A UNITED STATES based amateur writer has been revealed as the winner of the top prize in a competition to find a short story that best depicts an event in Elgin’s rich history.
Hannelore Moore from Alexandria in Virginia will receive £350 in the competition promoted by the Castle to Cathedral to Cashmere initiative in partnership with the Rotary Club of Elgin.
Her story – ‘Pauper Loon’, based on General Andrew Anderson – was selected from 70 entries, with local man Donald Macaulay from Fochabers winning the runner-up prize of £150 for his tale ‘The Man with the Steady Hand’ which is set in Elgin in the days immediately after the Battle of Culloden.
The 70 entries were received from around the world with all being asked to spin a tale in 3000 words or less that reflected people and events in Elgin and the surrounding area during the 18th and 19th Centuries.
Final judging was conducted by Donald Miller, Elgin Rotary Club, Jim Royan, Chair of the Castle to Cathedral Project and Alistair Campbell, Castle to Cathedral to Cashmere Project under the chairmanship of Sheila Campbell, Principal Librarian of Moray Council’s library services.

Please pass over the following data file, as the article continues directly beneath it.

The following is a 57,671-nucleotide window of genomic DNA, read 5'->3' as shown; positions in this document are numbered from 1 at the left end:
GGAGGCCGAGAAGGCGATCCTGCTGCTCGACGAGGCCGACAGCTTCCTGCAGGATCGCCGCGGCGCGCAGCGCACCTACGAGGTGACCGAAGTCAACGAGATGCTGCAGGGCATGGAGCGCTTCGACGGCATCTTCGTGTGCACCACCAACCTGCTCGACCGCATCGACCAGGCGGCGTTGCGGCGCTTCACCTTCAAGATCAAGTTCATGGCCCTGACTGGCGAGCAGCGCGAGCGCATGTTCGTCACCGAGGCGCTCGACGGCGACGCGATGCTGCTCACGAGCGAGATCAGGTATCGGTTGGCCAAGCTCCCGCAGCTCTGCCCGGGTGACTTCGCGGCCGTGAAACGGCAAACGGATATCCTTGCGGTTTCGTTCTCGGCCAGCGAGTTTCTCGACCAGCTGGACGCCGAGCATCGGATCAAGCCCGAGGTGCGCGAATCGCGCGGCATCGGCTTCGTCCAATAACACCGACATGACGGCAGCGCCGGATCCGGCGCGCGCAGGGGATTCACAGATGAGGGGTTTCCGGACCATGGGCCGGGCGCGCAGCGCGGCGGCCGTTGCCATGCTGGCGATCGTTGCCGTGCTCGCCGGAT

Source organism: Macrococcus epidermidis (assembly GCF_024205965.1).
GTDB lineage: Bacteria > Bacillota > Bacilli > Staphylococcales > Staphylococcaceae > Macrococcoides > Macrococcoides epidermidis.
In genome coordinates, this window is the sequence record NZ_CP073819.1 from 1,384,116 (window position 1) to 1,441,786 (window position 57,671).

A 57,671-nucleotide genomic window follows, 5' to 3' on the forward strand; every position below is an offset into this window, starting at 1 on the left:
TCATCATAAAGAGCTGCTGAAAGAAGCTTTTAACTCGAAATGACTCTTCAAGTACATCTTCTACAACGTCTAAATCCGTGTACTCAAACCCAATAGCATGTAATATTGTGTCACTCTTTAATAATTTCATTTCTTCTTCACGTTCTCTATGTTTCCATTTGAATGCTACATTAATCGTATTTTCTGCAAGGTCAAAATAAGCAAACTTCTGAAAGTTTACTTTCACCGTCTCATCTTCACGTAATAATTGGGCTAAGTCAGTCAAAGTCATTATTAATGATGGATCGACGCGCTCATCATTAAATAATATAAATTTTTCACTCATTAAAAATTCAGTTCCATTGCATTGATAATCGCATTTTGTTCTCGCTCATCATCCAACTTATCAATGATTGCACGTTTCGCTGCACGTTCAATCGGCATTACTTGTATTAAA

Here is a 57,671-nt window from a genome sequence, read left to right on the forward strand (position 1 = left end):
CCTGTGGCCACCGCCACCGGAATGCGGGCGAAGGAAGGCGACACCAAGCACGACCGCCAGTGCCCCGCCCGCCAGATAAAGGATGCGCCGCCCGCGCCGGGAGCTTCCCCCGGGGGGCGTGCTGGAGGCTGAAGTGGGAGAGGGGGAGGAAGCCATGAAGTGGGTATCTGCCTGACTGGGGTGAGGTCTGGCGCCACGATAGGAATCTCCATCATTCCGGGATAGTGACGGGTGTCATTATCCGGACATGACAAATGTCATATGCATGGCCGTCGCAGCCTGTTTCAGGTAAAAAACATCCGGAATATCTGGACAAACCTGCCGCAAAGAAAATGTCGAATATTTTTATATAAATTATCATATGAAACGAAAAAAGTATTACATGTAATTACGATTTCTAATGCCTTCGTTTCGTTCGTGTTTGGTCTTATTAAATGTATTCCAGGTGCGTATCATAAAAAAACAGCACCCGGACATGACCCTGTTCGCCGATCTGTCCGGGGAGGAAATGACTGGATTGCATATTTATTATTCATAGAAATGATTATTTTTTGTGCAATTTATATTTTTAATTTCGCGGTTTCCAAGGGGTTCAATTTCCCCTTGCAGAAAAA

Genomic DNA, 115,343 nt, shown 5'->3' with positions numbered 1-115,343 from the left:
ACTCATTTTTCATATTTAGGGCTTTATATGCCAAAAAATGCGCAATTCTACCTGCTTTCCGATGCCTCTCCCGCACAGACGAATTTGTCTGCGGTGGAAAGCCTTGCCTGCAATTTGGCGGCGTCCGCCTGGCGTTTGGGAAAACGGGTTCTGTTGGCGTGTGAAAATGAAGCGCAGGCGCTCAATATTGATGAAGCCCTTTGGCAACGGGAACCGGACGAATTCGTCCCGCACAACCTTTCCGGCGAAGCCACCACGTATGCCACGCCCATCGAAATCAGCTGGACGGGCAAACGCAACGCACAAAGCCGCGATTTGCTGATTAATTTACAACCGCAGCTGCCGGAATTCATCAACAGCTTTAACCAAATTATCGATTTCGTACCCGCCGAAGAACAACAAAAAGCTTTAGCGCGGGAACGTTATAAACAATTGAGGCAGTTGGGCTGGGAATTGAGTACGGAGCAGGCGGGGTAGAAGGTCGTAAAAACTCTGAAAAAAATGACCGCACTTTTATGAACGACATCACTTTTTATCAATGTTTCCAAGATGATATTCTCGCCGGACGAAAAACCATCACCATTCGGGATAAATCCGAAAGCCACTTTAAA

Hannelore is a civil servant who currently working in Washington DC who said she “just loves to write in her spare time”. She holds a degree in English Literature and MA in Writing and has written both short stories and longer works. She is also a former member of the U S Peace Corps and taught English to junior secondary students in Shakawe, Botswana.
It was her memories of a visit to Scotland that drew her to contributing to the Moray competition, her interest in Scotland sparked by having MacGregors and Campbells in her family DNA.
Her story resulted from investigations into Elgin’s most famous son and was informed by hours of study including maps of Moray and India. The writer said she was intrigued that General Anderson travelled to India – and yet could not leave his boyhood memories of Elgin behind.
The winning story will be published on the Elgin to Cathedral to Cashmere website.
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